Swim Secrets: Top Techniques for a Better Breaststroke

Breaststroke Proficiency

One aspect that needs proficiency is in the amount of pull and surge used to move through the water.

Looking at a swimmer using the breaststroke, the arms pulling back appear to be the dominate action. However, a focus on a smooth surge forward is the ultimate goal. Over-emphasizing the pulling action in the stroke can actually slow the rate of speed and tires the swimmer out quickly. Here are three areas to target with specific secrets for an effortless breaststroke.

Body Motion

There are two parts of the body to focus on during the breaststroke. The top half is responsible for the arms and hands setting the direction, surge, and balance. The bottom includes the legs and feet. Positioning the arms level with the water and pointed in the direction you want to go is critical. A secret for the perfect upper body maneuver has the arms making an inverted heart-shape. This requires palms to face outward with arms stretched forward followed by pulling back.

It is also essential to have upper body motion balance between the pull and surge. Keep the arms level with the rest of the body just under the water’s surface to propel forward. To confirm the exact placement of the arms, the elbows will meet at the side of the chest at the end of the maneuver. The legs and feet use the same motion and timing as the arms and hands throughout the swim.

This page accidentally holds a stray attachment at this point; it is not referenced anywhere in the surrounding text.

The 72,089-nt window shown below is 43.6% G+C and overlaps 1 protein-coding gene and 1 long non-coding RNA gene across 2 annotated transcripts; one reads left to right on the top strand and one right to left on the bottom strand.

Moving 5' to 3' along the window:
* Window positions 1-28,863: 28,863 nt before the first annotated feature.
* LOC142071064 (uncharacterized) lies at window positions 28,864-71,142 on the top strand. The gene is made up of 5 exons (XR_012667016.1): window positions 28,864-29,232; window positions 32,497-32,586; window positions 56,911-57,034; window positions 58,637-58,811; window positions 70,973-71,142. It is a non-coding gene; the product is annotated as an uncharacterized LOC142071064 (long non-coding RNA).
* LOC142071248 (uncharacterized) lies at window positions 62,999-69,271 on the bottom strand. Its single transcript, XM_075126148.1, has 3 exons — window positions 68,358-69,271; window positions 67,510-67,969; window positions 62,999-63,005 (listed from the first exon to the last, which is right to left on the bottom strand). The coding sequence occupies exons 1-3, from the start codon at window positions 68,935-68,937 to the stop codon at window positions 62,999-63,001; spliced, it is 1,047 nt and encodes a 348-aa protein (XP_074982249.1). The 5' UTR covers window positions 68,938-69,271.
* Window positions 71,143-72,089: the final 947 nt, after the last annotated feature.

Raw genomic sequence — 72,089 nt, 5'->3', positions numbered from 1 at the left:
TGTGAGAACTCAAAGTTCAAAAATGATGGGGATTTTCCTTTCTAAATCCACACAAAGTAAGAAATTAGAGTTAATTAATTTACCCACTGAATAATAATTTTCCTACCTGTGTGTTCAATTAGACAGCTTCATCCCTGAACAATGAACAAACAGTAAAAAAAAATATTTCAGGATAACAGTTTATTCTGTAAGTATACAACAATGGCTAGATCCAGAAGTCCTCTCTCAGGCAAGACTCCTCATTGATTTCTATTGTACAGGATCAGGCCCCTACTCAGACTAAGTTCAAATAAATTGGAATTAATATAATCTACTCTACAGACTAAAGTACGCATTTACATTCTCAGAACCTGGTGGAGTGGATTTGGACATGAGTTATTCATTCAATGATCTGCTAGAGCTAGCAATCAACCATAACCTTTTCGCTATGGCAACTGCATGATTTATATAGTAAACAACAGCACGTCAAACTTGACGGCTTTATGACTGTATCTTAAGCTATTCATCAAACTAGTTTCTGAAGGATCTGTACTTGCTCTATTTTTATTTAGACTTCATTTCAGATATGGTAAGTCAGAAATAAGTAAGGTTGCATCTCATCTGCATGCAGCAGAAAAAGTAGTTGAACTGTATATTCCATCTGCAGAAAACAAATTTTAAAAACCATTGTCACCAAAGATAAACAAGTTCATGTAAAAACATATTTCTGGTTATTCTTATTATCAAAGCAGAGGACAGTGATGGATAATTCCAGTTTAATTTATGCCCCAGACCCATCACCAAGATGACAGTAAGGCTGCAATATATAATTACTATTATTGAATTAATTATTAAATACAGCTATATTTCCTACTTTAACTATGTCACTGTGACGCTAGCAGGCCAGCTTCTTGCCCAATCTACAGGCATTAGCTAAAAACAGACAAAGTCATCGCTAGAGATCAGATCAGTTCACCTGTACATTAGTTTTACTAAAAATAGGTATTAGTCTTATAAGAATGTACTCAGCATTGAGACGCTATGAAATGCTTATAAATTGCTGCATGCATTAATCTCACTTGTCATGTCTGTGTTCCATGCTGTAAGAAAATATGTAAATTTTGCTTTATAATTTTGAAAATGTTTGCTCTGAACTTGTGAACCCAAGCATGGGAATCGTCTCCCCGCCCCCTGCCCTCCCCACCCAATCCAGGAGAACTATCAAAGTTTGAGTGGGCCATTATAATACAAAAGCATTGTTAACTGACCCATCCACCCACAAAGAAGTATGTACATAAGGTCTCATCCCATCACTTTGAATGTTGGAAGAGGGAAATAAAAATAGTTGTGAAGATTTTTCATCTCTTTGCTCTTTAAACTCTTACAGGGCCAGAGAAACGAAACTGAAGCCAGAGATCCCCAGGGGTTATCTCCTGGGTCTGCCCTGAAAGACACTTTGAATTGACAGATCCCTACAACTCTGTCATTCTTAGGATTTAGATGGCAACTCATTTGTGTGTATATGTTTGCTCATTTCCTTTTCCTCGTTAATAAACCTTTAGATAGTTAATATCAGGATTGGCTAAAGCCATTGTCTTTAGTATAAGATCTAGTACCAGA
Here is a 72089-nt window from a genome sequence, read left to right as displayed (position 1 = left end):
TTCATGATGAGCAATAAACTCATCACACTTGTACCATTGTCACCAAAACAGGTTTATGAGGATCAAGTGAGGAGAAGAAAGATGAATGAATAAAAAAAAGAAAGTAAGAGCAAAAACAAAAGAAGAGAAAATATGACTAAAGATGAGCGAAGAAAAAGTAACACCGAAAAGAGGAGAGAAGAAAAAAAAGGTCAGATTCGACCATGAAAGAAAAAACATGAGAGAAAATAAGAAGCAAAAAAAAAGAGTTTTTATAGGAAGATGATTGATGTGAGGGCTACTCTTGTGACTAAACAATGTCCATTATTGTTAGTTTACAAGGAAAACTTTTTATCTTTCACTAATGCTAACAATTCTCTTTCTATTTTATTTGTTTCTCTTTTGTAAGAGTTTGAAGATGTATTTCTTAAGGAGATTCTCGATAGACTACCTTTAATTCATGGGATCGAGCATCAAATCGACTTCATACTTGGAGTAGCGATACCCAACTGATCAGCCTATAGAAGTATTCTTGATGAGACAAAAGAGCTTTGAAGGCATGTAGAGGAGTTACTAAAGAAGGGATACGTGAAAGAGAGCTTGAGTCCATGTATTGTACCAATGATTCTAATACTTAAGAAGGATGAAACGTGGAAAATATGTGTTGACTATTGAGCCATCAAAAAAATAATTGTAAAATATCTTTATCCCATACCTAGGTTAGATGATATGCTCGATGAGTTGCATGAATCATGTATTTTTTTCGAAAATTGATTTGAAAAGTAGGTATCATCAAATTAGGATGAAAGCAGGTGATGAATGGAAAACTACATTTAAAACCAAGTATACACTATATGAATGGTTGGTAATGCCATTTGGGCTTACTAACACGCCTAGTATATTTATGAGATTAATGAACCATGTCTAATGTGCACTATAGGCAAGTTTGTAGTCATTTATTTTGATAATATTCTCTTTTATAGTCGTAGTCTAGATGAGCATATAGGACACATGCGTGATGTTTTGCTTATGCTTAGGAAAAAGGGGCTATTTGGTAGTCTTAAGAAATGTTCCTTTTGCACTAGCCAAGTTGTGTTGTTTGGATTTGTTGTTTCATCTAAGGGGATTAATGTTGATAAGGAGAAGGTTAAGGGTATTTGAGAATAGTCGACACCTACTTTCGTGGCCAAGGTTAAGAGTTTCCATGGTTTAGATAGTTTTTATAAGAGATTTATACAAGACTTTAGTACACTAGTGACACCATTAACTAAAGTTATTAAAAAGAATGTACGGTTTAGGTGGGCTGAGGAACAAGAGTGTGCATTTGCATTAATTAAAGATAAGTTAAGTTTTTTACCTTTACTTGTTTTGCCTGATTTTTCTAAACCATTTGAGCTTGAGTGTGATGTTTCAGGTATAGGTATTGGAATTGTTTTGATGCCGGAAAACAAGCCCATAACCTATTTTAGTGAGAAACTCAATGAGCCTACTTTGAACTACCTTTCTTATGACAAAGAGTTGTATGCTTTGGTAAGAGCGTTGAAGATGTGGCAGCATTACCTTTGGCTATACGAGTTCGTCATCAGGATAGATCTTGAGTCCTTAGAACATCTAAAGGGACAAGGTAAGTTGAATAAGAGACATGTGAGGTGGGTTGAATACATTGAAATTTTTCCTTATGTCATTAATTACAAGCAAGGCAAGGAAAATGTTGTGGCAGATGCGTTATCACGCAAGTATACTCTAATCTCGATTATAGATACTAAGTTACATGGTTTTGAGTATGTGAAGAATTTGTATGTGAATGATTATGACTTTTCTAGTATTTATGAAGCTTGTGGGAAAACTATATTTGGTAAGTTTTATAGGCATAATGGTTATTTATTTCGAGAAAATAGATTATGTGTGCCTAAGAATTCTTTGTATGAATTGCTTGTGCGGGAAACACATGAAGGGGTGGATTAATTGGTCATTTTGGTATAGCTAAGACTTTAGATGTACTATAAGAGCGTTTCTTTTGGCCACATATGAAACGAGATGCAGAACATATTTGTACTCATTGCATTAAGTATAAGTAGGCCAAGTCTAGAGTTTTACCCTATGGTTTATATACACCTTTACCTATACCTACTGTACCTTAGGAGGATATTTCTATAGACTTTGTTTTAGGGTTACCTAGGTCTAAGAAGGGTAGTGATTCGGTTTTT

The legs, arms, and breathing have to work together for the breaststroke to be successful. This means each part of the body will need to be strategically timed and in sync. Lead with the arms forward and legs straight. Follow this with the arms and legs making the inverted heart-shape at the same time and have them both meeting at the starting point simultaneously.

Pay attention to breathing technique as well. This takes place when the arms pull back. The swimmer raises their head to take in air before easing back into the water to complete the heart shape with the arms and legs. A caveat about breathing is for beginners to reach the point of keeping the head in the water until it is time for a breath. The rationale here is to prevent neck issues that are a result of the head being above water the entire swim.

Pull and Surge

A view of the breaststroke shows a predominance of the pull in the water pattern. However, the surge is the actual kinetic propulsion of the body. The secret to maximizing this aspect is two-fold. First, a metered and balanced pull backward will offer a less choppy water pattern. It also cuts down the water lag element and buoys the swimmer. This sets the stage for the body to move like a bullet with the upper and lower in a closed position. Second, focus on the head and body’s positioning to surge forward.

Taking swimming lessons in NYC are an ideal place to learn more secrets and tips. This should be followed with practice to hone them into proficiency. Once the breaststroke is mastered, swimmers can make the seamless transition into more complex techniques such as the butterfly or backstroke.

   Brooke Chaplan

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